I have always hated this car.
Not the Ford Mustang, mind you, nor the ubiquitous Fox body, but this specific car. It's not because it came from the factory cursed with a heavy and under-powered 2.3-liter four-cylinder engine or an entirely worthless four-speed automatic gearbox. No, I hated this car because once, while I was off pretending to pay attention at college, my father traded two whole International Scout II trucks, their titles and a scad load of new old stock parts for this: a secretary special hatchback Mustang. It made me ill.
As a vested devotee of all things International Harvester, this was a sin of inconceivable magnitude. I would have been less crushed if he had sat me down, looked me square in the eye and told me in his most earnest and paternal tones that he spent his working days feeding laundry baskets of kittens to a wood chipper instead of wielding Autocad in a cubical as a structural engineer. Or that, "Sorry, son. I've sold you to a brace of machete-wielding Somali pirates to pay off a blood oath."
Sorry, son. I've sold you to a brace of machete-wielding Somali pirates.
Confusion. Anger. The betrayal was made all the more painful by the news that the new owner of the two IH bruisers had simply thrown the stack of brand-new 345 heads into the back and hauled the Scouts straight to the crusher for scrap. The locals say you can still hear my teenage screams rolling around the darkened hills of Virginia on a still night.
To my father's credit, and viewed bereft of the lenses of teenage angst and romanticism, the swap made sense. The good men and women of the Virginia State Police had all but forbidden us from driving the baby blue '79 Rallye on public streets. There's something about having only one door that, inexplicably enough, seems to make officers nervous, and the second green '78 had hosted an impromptu barbecue underhood during a carb swap one crisp Fall afternoon. The Mustang, meanwhile, not only ran well but looked surprisingly good inside and out. Or, at least it did some nine years ago.
At first, Dad planned to turn the '89 LX into an economical little runabout for commuting to and from work. But, as usual, our best intentions languished in my parents' driveway, and after our push mower launched a pair of satellite-guided rocks into both pieces of passenger side glass at the same time, we defaulted to a secondary plot: gutting the machine and turning it into a white trash themed LeMons racer. Plans were hatched. Cats, rodents and other small fauna took up roost in the cabin while we began scavenging parts for the ultimate cheater Fox body.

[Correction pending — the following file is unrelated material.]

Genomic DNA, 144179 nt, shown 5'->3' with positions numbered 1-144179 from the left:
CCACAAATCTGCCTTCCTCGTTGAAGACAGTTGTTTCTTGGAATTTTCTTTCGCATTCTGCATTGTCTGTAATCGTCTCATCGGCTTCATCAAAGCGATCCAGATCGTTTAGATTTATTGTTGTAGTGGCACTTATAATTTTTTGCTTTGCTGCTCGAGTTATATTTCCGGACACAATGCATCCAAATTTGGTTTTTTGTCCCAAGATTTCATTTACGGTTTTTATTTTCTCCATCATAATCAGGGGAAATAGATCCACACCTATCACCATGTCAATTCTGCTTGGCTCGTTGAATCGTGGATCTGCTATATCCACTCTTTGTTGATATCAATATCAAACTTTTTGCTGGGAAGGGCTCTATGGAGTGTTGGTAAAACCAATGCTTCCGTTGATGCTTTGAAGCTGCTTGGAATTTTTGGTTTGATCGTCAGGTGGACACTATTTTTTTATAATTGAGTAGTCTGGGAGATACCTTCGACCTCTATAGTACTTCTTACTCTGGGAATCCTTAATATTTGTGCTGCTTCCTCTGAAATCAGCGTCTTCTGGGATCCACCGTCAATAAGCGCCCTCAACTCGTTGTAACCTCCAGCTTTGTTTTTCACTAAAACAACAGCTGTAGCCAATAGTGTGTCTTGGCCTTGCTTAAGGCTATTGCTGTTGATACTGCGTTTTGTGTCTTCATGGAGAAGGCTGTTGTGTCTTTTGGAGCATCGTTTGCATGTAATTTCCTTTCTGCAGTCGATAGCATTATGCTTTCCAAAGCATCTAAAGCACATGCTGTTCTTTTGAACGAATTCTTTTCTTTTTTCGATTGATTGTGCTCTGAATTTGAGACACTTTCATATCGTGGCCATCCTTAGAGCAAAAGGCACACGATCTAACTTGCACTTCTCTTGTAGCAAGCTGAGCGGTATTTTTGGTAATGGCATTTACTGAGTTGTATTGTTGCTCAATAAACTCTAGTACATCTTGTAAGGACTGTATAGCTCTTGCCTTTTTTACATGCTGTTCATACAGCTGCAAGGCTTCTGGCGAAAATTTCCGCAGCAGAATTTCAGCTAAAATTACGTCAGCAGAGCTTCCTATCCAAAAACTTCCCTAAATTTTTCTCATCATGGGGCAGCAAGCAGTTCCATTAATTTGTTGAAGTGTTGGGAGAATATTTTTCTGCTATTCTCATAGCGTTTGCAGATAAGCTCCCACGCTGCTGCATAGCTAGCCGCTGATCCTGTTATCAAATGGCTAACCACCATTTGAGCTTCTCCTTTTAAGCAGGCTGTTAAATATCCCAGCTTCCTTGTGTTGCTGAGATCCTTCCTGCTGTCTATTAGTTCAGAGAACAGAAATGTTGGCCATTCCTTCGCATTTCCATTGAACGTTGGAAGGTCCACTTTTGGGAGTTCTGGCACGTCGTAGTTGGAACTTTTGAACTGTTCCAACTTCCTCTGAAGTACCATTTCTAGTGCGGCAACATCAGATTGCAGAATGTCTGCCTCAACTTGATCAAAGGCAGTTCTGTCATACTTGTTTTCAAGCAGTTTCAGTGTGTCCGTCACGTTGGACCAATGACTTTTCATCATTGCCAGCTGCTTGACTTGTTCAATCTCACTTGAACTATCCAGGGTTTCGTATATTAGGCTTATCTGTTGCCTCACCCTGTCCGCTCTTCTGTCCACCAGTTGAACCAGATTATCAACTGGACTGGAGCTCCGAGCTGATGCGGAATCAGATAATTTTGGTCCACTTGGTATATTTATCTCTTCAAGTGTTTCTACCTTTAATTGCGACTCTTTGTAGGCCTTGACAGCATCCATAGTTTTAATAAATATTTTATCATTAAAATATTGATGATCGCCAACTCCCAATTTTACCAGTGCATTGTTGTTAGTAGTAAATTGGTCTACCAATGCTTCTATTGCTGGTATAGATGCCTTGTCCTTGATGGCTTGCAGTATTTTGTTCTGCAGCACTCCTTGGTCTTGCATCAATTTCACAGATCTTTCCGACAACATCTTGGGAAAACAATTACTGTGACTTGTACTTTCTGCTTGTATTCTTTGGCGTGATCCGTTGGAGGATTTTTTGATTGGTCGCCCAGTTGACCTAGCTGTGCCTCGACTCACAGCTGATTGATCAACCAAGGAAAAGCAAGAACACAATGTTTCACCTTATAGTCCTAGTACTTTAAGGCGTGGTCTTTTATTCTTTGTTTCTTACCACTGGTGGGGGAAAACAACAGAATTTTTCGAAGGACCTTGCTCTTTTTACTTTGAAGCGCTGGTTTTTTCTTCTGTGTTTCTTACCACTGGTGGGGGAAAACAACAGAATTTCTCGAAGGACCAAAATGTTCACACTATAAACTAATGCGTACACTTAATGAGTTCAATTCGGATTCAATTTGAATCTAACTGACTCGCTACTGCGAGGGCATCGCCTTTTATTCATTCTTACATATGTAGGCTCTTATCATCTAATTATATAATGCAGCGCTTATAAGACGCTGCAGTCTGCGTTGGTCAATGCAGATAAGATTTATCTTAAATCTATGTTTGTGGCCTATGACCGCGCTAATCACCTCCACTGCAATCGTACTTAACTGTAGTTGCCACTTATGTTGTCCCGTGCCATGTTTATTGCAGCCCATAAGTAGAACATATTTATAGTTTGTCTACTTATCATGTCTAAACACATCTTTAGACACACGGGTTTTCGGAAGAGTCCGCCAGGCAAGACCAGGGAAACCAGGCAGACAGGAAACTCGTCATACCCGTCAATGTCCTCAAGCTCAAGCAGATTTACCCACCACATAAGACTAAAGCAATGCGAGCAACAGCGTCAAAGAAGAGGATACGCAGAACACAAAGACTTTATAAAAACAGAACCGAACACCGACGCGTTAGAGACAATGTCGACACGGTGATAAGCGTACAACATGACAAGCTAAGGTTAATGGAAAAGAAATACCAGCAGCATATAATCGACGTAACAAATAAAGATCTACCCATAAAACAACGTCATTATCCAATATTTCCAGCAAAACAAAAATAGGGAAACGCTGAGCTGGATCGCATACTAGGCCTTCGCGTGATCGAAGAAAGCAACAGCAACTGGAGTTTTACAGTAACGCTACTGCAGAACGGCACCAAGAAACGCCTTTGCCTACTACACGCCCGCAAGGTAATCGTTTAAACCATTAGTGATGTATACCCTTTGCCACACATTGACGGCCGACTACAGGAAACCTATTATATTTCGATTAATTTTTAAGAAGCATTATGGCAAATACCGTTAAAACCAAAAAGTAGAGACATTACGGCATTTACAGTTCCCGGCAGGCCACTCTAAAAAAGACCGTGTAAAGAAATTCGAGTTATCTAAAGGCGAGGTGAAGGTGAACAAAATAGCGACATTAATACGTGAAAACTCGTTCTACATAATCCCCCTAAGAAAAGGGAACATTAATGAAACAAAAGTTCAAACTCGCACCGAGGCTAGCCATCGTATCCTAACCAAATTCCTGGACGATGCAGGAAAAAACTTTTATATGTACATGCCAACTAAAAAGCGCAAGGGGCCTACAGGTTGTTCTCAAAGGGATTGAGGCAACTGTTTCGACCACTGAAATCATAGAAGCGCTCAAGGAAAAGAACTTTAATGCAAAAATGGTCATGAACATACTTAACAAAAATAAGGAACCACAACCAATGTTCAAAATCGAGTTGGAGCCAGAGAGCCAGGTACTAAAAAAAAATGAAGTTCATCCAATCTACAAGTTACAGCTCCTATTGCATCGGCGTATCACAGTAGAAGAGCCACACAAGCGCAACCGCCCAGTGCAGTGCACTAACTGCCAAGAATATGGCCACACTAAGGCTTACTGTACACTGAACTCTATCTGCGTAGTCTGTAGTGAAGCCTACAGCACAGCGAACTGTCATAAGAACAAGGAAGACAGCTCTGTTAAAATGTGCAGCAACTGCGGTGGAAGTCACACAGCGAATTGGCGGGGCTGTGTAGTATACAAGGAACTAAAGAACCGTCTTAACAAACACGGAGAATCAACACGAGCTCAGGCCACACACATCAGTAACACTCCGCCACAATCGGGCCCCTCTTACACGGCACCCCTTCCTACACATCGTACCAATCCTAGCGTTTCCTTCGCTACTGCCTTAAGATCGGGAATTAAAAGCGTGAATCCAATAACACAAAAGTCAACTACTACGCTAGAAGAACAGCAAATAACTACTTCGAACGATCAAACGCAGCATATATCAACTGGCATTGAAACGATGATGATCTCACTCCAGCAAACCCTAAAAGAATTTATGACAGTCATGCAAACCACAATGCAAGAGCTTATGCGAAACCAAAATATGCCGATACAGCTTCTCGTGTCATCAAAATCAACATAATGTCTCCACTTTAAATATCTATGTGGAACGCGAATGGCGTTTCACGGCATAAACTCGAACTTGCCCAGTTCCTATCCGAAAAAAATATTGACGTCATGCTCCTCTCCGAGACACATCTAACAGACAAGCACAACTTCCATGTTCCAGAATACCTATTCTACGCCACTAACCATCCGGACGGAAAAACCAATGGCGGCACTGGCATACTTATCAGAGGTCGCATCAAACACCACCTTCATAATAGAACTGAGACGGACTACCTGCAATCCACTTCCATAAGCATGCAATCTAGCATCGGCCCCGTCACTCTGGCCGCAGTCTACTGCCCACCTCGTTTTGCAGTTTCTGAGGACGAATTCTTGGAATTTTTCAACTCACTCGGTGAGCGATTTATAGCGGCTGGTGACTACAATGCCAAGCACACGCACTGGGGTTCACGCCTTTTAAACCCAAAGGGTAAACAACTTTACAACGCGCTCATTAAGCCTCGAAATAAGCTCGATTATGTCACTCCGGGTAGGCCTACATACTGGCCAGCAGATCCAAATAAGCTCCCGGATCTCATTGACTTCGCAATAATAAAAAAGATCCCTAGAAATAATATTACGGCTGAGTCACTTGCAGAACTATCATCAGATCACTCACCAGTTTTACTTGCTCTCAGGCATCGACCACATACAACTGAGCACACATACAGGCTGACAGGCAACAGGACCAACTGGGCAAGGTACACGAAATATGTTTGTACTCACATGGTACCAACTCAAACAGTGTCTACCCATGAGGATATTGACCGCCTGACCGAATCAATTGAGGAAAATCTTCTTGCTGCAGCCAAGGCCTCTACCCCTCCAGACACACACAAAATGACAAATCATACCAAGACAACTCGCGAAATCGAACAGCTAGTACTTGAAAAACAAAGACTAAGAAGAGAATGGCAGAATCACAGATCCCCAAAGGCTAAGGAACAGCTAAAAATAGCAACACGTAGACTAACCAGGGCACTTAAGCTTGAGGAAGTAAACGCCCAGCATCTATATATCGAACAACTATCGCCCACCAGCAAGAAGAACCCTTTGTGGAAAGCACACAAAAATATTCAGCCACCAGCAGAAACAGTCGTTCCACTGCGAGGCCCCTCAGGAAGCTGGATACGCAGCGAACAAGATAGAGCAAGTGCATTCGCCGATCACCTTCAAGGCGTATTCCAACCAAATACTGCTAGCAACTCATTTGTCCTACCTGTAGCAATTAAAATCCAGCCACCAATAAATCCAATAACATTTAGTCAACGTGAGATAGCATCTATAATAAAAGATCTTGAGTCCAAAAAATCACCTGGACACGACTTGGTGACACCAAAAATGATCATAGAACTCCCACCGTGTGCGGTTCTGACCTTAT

As the garage cluttered with a turbocharged 2.3 from a Thunderbird and a five-speed manual, I couldn't get over the coiling hatred I felt in my gut for the Mustang. The car stood as a constant reminder of the death of the two trucks I loved. My first turn behind a steering wheel was spent at the big blue tiller of the '79, and the IH had ferried our family through three houses and as many states over the years. It was as much a part of the family as our two dogs, and, by that time, it had been melted into three or four Aveos. I glowed at the thought of sentencing the Mustang to a not-so-glorious death by LeMons.
I glowed at the thought of sentencing the Mustang to a not-so-glorious death by LeMons.
Long before that could happen, the LeMons team idea got T-boned by a variety of life events, and the Mustang continued to sit open-windowed and lifeless just off of the gravel in my parents' driveway. During one Christmas visit, Dad and I stood around the car bullshitting before the wife and I headed back to Knoxville. A thin coat of mold, filth and frost covered the battered paint, flaked to bare, rusted metal in places and peeling in others. The headlights had jaundiced opaque under the beating of 10 summer suns, and the passenger side marker stood smashed and bare-bulbed. Sitting on four flat and dry-rotted tires, the old Horse couldn't help but look sad and defeated. Inside, a layer of oak leaves a foot thick played host to beetles, spiders and ants, all acting out their microcosmic dramas under the withered skeletons of the three-inch saplings growing in the passenger floorboard.
Since returning from the Targa Newfoundland the previous September, I had been hooked on the notion of buying a low-buck project to turn into a track beater. Dad and I passed Craigslist ads back and forth during the work day on a regular basis. A Miata here, a Civic there. The odd Nissan Hardbody or Mustang SVO, if we were feeling spendy.
His words set off a slow chemical burn of possibilities in my mind.
"You want the Mustang?" He asked out of the blue. He had been on a life-cleansing warpath for the better part of a year, chucking crumpled cardboard boxes and shedding the detritus of midlife wherever he could.
His words set off a slow chemical burn of possibilities in my mind. Keep it ugly, low power. Lots of suspension, tires, brakes and a solid cage for some much-needed rigidity. Have fun. Put it into a wall, laugh and pick up another shell on the way home. On paper, it's the perfect recipe. At around 2,800 pounds, this Fox body is lightweight enough, and the bonus of front engine, rear-wheel drive is nothing to ignore, either.
"How much?" This was getting dangerous.
"For $475, you can have it, the engine and the trans if you haul it all off."
A week later, I had the car loaded up onto a rented trailer and towing contentedly behind the F-250. I had my project car.
Project Ugly Horse: Part II
Project Ugly Horse: Part III
Editor's Note: This is the first of a series of posts that will follow this car from derelict hulk to semi-functional track machine. Keep your eyes peeled for regular monthly updates, and feel free to ask questions in the comments. I promise I won't answer with, "Because racecar."